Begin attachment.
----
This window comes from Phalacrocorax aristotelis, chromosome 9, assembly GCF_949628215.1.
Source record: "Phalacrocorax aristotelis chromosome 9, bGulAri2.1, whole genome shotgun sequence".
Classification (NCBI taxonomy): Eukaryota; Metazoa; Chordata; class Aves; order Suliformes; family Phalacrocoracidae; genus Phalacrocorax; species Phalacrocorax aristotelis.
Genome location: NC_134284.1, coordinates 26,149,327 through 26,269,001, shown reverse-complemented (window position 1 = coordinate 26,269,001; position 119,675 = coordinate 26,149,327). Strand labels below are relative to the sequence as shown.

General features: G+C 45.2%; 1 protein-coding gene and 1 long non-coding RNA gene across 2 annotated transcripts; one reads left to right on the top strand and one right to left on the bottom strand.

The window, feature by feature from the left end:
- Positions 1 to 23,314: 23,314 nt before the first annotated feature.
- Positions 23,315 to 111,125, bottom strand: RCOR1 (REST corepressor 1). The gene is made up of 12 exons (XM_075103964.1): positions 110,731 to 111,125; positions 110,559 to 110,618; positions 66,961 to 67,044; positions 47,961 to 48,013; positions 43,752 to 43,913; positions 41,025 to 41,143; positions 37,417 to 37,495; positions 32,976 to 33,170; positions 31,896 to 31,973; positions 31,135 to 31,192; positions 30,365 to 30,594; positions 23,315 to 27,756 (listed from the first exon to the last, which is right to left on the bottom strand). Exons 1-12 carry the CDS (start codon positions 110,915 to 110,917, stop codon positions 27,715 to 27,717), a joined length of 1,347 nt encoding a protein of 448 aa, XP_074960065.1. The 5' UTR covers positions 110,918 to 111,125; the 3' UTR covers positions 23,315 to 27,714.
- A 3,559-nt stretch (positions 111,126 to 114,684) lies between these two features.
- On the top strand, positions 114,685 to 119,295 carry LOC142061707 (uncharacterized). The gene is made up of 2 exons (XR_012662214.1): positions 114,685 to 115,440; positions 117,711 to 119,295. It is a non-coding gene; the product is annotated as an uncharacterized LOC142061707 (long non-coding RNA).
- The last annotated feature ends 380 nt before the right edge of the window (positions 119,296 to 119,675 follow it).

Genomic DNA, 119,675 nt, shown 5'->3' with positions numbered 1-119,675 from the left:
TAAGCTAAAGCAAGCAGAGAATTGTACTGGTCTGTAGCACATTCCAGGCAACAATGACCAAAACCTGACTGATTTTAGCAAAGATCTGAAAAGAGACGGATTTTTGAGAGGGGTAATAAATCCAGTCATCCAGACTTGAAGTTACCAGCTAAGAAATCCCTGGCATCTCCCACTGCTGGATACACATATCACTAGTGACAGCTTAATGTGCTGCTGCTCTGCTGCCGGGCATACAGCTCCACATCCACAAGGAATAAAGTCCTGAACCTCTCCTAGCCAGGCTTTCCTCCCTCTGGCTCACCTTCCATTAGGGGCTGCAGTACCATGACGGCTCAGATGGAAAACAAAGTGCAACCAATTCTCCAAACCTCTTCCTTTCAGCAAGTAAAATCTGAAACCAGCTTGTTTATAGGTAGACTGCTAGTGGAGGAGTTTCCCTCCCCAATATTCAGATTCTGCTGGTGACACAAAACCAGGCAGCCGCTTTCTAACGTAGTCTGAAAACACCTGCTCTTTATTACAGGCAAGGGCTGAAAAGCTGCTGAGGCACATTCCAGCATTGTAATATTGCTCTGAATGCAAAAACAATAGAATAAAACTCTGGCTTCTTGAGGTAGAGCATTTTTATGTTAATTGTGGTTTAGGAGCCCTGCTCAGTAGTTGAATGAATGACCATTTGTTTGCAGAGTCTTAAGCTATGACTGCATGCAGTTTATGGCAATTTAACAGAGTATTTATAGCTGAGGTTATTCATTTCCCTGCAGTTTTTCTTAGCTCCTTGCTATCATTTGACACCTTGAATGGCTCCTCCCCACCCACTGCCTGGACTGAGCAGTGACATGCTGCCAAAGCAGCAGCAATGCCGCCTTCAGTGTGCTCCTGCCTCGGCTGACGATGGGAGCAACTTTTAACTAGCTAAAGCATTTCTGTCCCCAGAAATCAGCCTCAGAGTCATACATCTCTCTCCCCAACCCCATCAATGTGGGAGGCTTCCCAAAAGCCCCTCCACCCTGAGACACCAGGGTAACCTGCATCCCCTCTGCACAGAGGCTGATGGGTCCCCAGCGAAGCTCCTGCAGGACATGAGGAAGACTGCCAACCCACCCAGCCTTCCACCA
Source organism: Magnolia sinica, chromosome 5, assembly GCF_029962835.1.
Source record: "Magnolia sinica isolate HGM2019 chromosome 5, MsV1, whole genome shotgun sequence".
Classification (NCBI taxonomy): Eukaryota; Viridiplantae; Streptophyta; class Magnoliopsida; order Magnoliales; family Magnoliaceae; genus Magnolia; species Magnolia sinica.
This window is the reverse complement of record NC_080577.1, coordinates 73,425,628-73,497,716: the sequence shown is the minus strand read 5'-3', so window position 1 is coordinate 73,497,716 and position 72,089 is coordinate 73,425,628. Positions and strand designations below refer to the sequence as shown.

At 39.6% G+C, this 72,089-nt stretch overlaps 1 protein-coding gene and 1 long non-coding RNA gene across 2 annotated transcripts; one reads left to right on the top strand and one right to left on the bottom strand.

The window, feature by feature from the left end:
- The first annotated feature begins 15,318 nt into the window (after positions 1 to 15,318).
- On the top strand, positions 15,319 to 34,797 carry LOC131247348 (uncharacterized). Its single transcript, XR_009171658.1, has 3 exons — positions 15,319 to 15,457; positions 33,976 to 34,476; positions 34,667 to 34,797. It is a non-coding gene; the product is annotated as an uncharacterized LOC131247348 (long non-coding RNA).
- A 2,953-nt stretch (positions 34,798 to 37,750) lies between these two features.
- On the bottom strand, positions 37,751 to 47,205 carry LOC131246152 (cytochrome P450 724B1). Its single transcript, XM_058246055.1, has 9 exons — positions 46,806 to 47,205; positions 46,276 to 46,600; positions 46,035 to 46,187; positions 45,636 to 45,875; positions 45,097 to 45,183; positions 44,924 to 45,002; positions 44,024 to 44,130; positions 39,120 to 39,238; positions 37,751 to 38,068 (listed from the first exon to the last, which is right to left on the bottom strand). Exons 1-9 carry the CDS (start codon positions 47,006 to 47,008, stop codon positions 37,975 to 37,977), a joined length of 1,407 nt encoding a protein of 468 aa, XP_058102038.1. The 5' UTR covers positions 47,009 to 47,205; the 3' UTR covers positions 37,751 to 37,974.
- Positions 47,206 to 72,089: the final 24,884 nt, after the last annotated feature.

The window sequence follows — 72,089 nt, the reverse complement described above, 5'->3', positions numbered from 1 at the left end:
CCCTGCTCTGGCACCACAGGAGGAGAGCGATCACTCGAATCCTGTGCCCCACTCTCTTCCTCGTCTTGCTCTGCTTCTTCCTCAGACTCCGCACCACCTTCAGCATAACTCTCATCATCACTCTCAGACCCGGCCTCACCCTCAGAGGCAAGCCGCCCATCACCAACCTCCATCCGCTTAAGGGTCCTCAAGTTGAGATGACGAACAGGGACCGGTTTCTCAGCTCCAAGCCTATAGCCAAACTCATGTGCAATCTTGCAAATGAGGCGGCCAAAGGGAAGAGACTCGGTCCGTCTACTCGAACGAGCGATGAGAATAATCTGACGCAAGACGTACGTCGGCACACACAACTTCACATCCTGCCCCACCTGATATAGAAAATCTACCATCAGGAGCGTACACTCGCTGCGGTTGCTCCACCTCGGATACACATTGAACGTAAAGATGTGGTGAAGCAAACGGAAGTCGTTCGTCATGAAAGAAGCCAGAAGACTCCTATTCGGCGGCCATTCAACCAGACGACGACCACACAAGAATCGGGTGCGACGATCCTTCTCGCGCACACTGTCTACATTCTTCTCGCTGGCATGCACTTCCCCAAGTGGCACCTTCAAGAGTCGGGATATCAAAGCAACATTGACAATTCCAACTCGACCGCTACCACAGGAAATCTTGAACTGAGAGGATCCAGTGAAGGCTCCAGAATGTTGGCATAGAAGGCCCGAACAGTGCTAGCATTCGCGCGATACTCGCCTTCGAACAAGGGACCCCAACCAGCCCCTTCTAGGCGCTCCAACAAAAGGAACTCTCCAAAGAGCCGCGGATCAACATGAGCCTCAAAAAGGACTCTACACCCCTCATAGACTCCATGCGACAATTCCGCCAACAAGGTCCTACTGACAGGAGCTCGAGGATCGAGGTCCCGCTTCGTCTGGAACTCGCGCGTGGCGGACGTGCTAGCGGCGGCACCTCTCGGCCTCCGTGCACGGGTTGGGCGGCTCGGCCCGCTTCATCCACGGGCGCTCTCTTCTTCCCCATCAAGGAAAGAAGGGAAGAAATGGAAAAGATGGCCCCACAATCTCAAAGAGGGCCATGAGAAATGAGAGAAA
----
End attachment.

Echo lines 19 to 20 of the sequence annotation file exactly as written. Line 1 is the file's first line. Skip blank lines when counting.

The window, feature by feature from the left end:
- The first annotated feature begins 15,318 nt into the window (after positions 1 to 15,318).